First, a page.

What is Blockchain?By SIRIN LABS Sep 28, 2018
Learn the basics to understanding blockchain
Blockchain, at its core, is just a different way to store information. You can think of a blockchain as a really complicated Excel spreadsheet. Individuals can input data into multiple fields and create hundreds of lines of data. Each of these lines is hardcoded into its specific location through an equation. Changing any data at all whether it’s data within the line, the location of the line or anything else will cause an error in the equation.
This is, in essence, what blockchain does. Each block on information is placed in a specific place within the blockchain. Each block is also hardcoded both for the location in the chain as well as the data contained within the block using advanced cryptography. Any attempt to alter the data in any way will break the chain, and the chain will be easily visible as corrupted.
The primary security precaution that blockchains use in order to ensure that the information contained in it is not tampered with, is keeping identical blockchains at hundreds of different locations around the world. This way, if one computer gets their data changed, all of the other computers will see that as an error or corruption of the data, and actively correct it.
The way this works in practice would be as follows: computers A, B, C and D are all operating off of the same blockchain which is maintaining records of car accidents. A car owner wishing to sell his car at a better price, goes into blockchain A, and deletes an accident that happened last year. Once this change is made, every block of information that follows immediately becomes corrupted. The next time someone attempts to add information to the blockchain, computer B, C, and D will look at each other’s information in order to authenticate the new block. B, C, and D all see that their information is the same, while all locations see that A’s chain is broken. A will therefore look at the majority of blockchains that are the same, and copy them, thereby fixing its chain.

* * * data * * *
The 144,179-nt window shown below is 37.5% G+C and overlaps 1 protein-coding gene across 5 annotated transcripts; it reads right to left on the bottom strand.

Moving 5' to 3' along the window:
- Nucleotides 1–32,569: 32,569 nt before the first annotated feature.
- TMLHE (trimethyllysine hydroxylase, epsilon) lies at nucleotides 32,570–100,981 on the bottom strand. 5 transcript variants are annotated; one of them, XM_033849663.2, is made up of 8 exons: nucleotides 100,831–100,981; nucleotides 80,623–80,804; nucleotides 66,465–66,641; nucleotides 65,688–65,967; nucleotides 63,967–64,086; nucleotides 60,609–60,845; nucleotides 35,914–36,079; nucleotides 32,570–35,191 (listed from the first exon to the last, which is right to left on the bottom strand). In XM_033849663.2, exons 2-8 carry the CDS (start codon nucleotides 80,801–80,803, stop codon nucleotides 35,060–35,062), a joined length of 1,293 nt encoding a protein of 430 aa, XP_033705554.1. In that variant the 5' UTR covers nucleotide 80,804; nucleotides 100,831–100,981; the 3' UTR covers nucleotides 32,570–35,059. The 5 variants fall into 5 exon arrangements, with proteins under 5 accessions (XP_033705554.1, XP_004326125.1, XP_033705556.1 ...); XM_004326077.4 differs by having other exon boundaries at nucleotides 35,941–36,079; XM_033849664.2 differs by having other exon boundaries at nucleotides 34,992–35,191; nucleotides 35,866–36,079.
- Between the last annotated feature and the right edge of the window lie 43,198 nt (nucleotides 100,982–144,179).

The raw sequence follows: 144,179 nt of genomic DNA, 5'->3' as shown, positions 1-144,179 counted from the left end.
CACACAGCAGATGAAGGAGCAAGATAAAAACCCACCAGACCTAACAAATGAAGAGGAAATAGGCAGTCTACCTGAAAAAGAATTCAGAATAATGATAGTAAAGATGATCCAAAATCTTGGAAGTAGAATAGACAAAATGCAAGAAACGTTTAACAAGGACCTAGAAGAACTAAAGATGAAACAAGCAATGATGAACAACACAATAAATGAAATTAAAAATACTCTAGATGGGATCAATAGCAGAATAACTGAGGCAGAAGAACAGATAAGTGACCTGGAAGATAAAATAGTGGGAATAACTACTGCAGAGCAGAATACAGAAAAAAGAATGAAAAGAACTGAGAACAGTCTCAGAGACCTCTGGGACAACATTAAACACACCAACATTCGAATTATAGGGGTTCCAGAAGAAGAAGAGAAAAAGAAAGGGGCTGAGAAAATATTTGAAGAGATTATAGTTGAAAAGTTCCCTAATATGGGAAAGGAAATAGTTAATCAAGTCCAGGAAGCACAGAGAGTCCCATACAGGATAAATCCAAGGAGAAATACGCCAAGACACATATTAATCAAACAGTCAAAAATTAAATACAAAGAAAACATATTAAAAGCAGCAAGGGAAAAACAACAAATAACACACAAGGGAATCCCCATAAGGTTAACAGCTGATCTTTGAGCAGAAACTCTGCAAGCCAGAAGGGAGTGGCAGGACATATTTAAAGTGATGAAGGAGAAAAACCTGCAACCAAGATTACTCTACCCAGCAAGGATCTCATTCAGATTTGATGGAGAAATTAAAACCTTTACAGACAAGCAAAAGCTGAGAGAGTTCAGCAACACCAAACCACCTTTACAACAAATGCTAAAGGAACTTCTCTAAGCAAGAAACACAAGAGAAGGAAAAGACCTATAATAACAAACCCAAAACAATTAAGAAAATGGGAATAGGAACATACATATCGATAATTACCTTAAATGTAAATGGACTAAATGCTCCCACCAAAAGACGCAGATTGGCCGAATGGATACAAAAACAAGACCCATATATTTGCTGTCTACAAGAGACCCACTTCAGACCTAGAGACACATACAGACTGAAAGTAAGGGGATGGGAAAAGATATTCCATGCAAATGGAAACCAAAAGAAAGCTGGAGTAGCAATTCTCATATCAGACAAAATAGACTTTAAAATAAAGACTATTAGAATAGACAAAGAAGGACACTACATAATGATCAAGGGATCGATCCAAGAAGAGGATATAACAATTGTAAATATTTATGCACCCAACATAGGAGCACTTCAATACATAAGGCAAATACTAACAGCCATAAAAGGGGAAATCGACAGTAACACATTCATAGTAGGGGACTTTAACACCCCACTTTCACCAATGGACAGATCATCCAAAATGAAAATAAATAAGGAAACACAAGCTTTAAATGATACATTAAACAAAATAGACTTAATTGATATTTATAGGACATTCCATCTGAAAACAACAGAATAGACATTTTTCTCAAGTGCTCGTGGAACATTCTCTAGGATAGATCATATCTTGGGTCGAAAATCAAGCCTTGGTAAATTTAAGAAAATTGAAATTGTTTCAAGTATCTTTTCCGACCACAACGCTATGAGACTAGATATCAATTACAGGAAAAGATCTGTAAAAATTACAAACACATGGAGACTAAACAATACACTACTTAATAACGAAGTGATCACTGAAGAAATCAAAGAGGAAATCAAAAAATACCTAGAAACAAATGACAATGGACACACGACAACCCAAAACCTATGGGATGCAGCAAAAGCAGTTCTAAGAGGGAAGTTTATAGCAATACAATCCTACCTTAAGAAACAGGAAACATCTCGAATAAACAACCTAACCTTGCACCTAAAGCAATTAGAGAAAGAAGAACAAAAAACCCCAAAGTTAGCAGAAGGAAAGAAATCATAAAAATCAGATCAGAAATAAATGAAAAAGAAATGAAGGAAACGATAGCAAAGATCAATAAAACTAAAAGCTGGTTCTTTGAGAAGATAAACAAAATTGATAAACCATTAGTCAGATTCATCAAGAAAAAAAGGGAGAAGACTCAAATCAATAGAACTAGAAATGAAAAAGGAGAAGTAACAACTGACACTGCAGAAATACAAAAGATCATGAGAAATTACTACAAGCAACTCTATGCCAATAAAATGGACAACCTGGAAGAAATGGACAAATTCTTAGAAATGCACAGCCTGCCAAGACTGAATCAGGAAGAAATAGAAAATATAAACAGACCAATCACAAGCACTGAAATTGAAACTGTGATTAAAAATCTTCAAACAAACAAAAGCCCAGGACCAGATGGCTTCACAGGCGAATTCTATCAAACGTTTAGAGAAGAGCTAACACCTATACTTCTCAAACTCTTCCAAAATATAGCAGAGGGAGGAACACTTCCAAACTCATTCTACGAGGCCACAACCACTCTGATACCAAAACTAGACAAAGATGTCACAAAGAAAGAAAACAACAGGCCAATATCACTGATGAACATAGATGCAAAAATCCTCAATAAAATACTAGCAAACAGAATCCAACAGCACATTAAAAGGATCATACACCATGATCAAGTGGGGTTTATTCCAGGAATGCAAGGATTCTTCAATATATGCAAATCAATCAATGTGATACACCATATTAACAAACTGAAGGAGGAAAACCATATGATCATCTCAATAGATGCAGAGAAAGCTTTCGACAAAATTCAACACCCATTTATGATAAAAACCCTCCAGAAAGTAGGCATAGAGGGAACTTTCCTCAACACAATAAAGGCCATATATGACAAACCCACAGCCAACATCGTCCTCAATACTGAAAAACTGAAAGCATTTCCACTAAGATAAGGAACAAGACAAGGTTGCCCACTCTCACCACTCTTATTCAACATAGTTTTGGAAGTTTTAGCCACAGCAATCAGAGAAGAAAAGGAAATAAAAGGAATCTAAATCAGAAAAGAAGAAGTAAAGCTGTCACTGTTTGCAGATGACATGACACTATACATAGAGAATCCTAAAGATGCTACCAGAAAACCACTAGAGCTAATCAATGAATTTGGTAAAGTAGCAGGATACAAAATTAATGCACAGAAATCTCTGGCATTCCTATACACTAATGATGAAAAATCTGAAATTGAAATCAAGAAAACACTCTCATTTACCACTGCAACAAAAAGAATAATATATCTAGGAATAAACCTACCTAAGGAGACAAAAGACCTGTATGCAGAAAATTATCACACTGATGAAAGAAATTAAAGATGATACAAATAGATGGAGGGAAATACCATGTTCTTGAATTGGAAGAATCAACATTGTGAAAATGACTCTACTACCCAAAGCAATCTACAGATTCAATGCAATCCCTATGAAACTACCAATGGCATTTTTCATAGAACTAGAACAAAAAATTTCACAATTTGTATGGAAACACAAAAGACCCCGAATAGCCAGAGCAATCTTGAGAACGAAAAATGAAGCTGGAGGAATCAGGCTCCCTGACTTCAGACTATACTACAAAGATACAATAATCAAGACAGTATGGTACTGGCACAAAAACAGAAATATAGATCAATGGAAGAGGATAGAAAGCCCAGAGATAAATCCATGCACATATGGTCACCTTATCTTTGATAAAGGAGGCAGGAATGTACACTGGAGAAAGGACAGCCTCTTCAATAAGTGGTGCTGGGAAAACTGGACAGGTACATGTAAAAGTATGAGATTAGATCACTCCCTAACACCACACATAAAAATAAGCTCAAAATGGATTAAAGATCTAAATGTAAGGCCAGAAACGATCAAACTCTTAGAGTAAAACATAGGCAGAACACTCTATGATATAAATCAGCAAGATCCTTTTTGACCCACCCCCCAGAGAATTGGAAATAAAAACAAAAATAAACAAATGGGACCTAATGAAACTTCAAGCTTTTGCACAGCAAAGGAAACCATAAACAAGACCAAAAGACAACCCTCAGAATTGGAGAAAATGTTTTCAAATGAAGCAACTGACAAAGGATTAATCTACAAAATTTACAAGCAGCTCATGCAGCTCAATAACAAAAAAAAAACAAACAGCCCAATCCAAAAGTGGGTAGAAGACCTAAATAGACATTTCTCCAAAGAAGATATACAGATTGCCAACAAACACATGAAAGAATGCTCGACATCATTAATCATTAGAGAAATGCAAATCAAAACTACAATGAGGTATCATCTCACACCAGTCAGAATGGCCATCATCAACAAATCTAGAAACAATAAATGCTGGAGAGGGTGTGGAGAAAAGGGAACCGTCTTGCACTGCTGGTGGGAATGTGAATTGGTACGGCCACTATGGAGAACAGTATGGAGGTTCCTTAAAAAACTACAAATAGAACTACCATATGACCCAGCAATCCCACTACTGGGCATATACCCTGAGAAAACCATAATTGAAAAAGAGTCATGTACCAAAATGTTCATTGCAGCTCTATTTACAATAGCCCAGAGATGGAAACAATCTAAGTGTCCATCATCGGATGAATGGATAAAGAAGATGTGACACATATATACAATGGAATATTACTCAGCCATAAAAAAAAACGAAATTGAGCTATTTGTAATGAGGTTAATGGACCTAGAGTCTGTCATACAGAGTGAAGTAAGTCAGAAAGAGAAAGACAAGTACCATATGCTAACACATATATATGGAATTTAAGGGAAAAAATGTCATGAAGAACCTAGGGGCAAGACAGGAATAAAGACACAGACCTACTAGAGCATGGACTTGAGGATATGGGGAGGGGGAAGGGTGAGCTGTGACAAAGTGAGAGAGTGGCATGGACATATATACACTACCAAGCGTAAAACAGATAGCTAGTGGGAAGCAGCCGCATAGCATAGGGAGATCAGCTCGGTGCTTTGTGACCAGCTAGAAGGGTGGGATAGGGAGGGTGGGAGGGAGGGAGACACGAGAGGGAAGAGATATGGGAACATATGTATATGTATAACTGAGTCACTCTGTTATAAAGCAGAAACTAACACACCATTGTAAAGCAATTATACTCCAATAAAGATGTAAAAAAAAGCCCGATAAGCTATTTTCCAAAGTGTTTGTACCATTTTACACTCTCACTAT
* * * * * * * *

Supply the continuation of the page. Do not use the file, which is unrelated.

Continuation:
It is through this method of constant checking, that blockchains are able to consistently maintain their authenticity, and provide trust to users, so that they can be certain that the information contained on them has not been tampered with in any way.
The benefit of blockchain is clear. Companies like Berkshire Hathaway, IBM, and Oracle have already begun instituting blockchain tracking or blockchain offerings to be able to provide additional accountability and transparency. Using blockchain themselves, or by offering it to their clients, these companies, using blockchain, will be able to verify absolutely where their product is coming from, and where it is going.
This relatively new technology (or at least new to the mainstream) of blockchain has already began to drastically change the way many industries track their data, such as shipping, healthcare and real estate, as can be seen above. And as the technology evolves, more industries will be striving to find their place in it.
The currency of the future will be trust, and blockchain will be one of the only platforms able to provide it.
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